Eligible patients were identified using the hospital drug management system (Merlin Ver. 4.94, Pharmhos Software, Port Melbourne, Victoria, Australia). All outpatient prescriptions of antimicrobial agents over a 6 month period (February–July 2014) were extracted and this data was entered in Microsoft Excel (Microsoft Corp, Seattle WA, 2015). The dispensing records were filtered for those with at least one repeat, oral formulations (including tablets, capsules and granules), and antibacterial agents (using the WHO Collaborating Centre for Drug Statistics ATC classification system). Inpatient prescriptions, intravenous orders, topical or non-oral formulations were excluded. Patients were identified who were prescribed antibacterial agents with an intended duration of 1 year or greater. Medical records were reviewed to determine patient demographics, the indications for prescription including microbiology, the intended duration, and the prescribing doctor specialty. A descriptive analysis was performed on this data.

Ethics approval was granted for the project by the Monash Health Human Research Ethics Committee, and individual patient consent was not required for this retrospective study.


Of a total of 66,127 outpatient prescriptions, 514 patients were prescribed one or more oral antibacterial agents, and 202 outpatients fulfilled our study criteria, identified treated with an intended duration of 1 year or greater.

Three distinct indications for prolonged antibiotic therapy were identified: primary prophylaxis in the context of immunosuppression, secondary prophylaxis for infections thought incurable, and long-term antibiotics for “other” reasons (see below).

Sixty-nine (34%) of the 202 patients were prescribed prolonged antibiotic courses for primary prophylaxis for Pneumocystis jirovecii pneumonia (PJP), and post splenectomy. PJP prophylaxis with trimethoprim/sulfamethoxazole was prescribed in the context of immunosuppression by various specialties including Renal Transplant (n = 1), Haematology (n = 12), Oncology (n = 41), Rheumatology (n = 1), and Infectious Diseases (n = 9). Five patients were prescribed antibiotics for splenectomy prophylaxis: amoxicillin (2), erythromycin (1), phenoxymethylpenicillin (1), and roxithromycin (1).

Of the 202 patients prescribed prolonged antibiotic courses, 43 (21%) were for long-term suppressive therapy, with over half (n = 25) for infected prosthetic devices (e.g. joint replacements, spinal fixation devices), and also chronic bone infections without prosthetic material (n = 6), vascular graft infections (n = 6) and infected cardiac devices (n = 6). Antibiotic agents commonly prescribed were rifampicin, in combination with fusidic acid, amoxicillin, and phenoxymethylpenicillin. Combination therapy with 2 or more agents were also utilised (Fig. 1).

Fig. 1
figure 1

The most commonly prescribed antibiotics for the purpose of suppressing incurable infections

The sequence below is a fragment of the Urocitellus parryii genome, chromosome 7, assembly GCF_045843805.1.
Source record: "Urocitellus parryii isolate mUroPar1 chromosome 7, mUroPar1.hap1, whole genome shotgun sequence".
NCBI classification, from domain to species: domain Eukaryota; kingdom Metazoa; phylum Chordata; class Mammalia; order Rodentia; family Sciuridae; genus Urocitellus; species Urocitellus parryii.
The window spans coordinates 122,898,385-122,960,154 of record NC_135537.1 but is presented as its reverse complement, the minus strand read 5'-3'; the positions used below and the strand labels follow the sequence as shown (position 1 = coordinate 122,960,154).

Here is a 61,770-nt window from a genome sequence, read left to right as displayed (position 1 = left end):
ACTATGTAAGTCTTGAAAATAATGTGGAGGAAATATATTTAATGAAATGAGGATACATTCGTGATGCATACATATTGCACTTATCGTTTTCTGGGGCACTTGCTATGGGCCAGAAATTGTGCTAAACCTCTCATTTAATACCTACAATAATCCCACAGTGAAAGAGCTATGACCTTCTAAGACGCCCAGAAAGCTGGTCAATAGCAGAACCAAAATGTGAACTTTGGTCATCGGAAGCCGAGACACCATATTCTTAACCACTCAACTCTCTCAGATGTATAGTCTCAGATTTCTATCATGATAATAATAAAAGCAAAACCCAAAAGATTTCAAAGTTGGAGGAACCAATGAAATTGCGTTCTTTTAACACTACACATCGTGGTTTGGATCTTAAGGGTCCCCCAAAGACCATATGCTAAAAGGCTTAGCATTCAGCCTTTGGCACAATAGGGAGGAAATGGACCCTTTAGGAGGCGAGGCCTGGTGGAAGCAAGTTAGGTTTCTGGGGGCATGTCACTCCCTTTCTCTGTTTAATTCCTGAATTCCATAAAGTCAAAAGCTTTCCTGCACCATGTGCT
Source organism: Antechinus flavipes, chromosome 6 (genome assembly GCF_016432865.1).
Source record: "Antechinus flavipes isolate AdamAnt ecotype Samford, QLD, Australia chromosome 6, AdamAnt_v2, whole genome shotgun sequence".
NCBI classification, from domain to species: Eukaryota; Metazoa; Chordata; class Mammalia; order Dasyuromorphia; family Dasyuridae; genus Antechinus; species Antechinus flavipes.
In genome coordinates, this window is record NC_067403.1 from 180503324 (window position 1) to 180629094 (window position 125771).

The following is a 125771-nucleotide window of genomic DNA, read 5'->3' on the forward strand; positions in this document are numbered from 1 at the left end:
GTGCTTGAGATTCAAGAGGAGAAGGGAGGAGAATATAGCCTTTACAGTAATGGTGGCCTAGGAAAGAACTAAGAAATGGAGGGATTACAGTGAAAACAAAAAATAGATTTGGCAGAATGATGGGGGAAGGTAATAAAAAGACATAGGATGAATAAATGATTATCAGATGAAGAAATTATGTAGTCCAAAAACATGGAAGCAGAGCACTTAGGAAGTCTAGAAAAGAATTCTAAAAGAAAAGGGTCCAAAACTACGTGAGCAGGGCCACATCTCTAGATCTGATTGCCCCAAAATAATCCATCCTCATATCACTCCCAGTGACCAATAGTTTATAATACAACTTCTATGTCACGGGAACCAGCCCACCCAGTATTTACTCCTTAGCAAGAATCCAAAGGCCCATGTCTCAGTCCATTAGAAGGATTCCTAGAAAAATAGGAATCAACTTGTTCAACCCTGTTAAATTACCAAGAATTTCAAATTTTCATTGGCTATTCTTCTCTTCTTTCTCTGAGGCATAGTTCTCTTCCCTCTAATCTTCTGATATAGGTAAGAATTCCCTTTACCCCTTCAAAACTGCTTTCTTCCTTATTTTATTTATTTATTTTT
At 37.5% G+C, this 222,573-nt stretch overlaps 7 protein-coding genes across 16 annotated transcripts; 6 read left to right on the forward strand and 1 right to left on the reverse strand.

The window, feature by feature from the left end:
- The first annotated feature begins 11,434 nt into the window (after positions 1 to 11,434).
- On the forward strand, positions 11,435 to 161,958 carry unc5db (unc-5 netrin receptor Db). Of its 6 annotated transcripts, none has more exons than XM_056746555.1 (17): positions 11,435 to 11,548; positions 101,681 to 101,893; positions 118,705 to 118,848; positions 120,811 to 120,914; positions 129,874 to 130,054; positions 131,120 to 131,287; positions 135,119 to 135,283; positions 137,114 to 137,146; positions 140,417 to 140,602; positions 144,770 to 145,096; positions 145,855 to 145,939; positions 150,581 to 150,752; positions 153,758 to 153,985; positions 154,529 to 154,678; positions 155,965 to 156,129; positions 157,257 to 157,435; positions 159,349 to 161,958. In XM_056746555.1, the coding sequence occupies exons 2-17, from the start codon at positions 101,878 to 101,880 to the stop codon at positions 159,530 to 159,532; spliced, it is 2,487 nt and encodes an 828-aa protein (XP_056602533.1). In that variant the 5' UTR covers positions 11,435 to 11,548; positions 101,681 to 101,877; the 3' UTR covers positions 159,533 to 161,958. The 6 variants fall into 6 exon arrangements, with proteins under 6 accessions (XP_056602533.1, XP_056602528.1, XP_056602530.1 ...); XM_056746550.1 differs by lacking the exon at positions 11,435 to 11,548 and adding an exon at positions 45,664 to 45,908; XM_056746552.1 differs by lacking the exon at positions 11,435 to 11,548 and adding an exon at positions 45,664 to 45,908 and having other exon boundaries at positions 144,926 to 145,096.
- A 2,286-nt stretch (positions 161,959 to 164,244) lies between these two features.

These antibiotics were predominantly prescribed by Infectious Diseases doctors (n = 34), but also by clinicians from Cardiology (n = 1), Rheumatology (n = 1), General Medicine (n = 4) and Orthopaedics (n = 1). In all the cases where patients were prescribed antibiotics by other units, Infectious Diseases doctors had been consulted for at least the initial prescription. The most common organism isolated was methicillin-resistant Staphylococcus aureus (MRSA) (n = 22, 54%). Other organisms included methicillin susceptible S. aureus (MSSA) (n = 4), coagulase-negative staphylococci, streptococci and Propionibacterium acnes. Eight patients were prescribed treatment for infections where multiple organisms had been isolated.

The “other” group consisted of patients prescribed prolonged antibiotics for difficult to treat infections (with a curative intent), such as mycobacterial infections. Patients prescribed antimicrobial agents for anti-inflammatory purposes, and patients prescribed secondary prophylaxis for urinary tract infections (n = 5).

66/202 (33%) patients with cystic fibrosis were prescribed prolonged courses of macrolides or fluoroquinolones by respiratory physicians. A planned duration was not documented for 63 of 66 (95%) of patients. 20/202 (10%) patients with cystic fibrosis were prescribed prolonged antibiotic therapy for complex mycobacterial infection, including Mycobacterium tuberculosis (n = 8), Mycobacterium avium complex (n = 8), Mycobacterium leprae (n = 2), Mycobacterium abscessus (n = 1) and Mycobacterium haemophilum (n = 1).

Table 1 describes the patient demographics in each of the patient groups where antibiotics are used for primary or secondary prophylaxis. Compared to the other indications for prolonged antibiotics, patients with prosthetic device-associated infections (including orthopaedic prostheses, cardiac devices and vascular grafts) were older than patients on prolonged prophylaxis. Infectious Diseases consultation was also sought more often in these groups.

Table 1 Patient Demographics by indication for prolonged antibiotic therapy